Broken concrete/cement buried in the root zone of Clematis to keep the soil sweet.

Mr. McGregor's Daughter February 19, 2008, 10:59 pm

I think some people like to use these home remedies because they like the cachet of a secret receipe. (Kind of a bragging rights thing.) I think they’re messy, smelly & inconvient, and so are the remedies. Teehee!

jodi February 19, 2008, 10:50 pm

Although I have been conducting the battle of the goutweed, and testing out the usefulness of solarizing vs glyphosate vs vinegar and salt, I’m otherwise a pretty laissez faire gardener when it comes to pests or diseases. We encourage beneficial insects and other creatures, so we don’t spray for anything–except water on the roses and honeysuckles that attract too many aphids. We also have a perfect deer repellent in the form of our donkey-from-Mars, Jenny. She’s a weird looking creature, and about as dumb as lint, or suffering from Donkey Alzheimers, but she thinks deer are longlegged coyotes and keeps them off the property. Coyotes and dogs, too.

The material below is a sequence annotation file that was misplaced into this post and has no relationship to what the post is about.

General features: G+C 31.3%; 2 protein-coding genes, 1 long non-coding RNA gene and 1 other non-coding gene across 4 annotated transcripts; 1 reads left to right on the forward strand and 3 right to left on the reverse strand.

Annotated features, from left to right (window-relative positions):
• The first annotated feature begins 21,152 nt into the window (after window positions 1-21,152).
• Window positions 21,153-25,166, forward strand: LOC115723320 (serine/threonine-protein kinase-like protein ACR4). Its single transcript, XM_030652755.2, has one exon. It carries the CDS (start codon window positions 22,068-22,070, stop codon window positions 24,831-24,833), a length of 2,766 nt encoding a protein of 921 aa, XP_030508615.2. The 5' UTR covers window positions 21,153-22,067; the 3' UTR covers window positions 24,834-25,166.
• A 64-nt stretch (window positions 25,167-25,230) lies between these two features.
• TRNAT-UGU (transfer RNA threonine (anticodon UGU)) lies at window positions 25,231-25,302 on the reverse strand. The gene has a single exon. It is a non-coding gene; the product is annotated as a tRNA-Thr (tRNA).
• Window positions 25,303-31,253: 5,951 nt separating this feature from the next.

Kylee February 19, 2008, 10:28 pm

My grandma is 93 years old and was a gardener “back in the day.” If I want advice about what works and what doesn’t, I usually call her. She lived through the Depression when home remedies were all they could afford, so she usually has a pretty good answer for any gardening problems I may have.

Bonnie Story February 19, 2008, 9:06 pm

My favorite home brew is to blend up some eggs, strain them and then mix with water in a sprayer as a deer, dog and cat repellent. Got lots of big, hungry deer around here. I have had great results too with a blast of water for aphid removal, not even with soap added, using one of those “firehose” looking sprayer tips squeezed down to the narrowest point. Just blasts those little devils right off! Kind of fun too. We’ll see if I have aphids here in WA like I battled back in CA. Hope not!

Crafty Gardener February 19, 2008, 8:16 pm

I don’t like to use chemicals of any sort, so tend to shy away from store bought remedies. I do use vinegar (it has so many uses) and it is cheap! I try things like cayenne pepper to deter ants from crossing the line, boiling water on anthills, dish soap & water to spray on various things. I guess it try these remedies just to see if they really work.